Hilary Pennington is the foundation's executive vice president for program. She oversees all of our programs globally, working closely across programs and offices to ensure strategic, meaningful, and well-aligned global grant making. She also oversees the foundation’s BUILD program, and the Office of Strategy and Learning. Before assuming her current role, she served as the foundation’s vice president for Education, Creativity, and Free Expression.
A national expert on postsecondary education and intergenerational change, Hilary joined the foundation in 2013. Earlier, she was an independent consultant whose clients included the Next American University project of the New America Foundation and Arizona State University. She also led the Generations Initiative, a project funded by national foundations to develop effective responses to the dramatic demographic shifts occurring in the United States.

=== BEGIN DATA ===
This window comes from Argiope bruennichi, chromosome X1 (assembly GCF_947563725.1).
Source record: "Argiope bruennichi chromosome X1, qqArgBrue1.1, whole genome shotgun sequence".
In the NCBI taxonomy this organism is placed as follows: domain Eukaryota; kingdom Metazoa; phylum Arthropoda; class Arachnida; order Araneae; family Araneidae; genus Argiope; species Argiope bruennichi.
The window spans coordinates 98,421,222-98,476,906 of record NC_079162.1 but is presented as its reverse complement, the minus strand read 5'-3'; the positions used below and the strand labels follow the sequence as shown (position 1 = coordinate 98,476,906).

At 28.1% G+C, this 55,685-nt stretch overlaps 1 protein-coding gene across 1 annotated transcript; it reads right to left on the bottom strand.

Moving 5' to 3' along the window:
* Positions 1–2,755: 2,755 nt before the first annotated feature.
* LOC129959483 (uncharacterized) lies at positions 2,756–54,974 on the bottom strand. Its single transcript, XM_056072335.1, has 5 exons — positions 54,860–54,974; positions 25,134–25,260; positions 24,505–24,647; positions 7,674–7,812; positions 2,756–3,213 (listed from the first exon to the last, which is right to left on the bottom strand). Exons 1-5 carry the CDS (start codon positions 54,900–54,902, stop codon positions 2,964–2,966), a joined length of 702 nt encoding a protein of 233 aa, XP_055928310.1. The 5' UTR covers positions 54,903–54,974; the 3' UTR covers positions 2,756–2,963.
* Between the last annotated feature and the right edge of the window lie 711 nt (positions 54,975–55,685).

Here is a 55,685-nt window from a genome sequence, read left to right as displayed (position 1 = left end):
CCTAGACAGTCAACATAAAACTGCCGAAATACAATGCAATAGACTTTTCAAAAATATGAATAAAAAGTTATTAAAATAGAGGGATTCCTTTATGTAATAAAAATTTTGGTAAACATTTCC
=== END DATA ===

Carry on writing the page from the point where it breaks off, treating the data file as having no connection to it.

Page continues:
Between 2006 and 2012, Hilary served as director of education, postsecondary success, and special initiatives at the Bill and Melinda Gates Foundation, where she guided grant programs across the country and worldwide. Before joining Gates, she was a senior fellow at the Center for American Progress and president and CEO of Jobs for the Future, a research and policy development organization she co-founded. In 22 years with JFF, Hilary helped the organization become one of the most influential in the country on issues of education, youth transitions, workforce development, and future work requirements. She also served on President Bill Clinton’s transition team and as co-chair of his administration’s presidential advisory committee on technology.
Hilary serves on the boards of Bard College, the Center for Effective Philanthropy, and Giving Tuesday, and she is a member of the Trinity Church Vestry. She is a graduate of the Yale School of Management and Yale College, and she holds a graduate degree in social anthropology from Oxford University and a master’s degree in theological studies from the Episcopal Divinity School. In 2000, she was a fellow at Harvard’s Kennedy School of Government.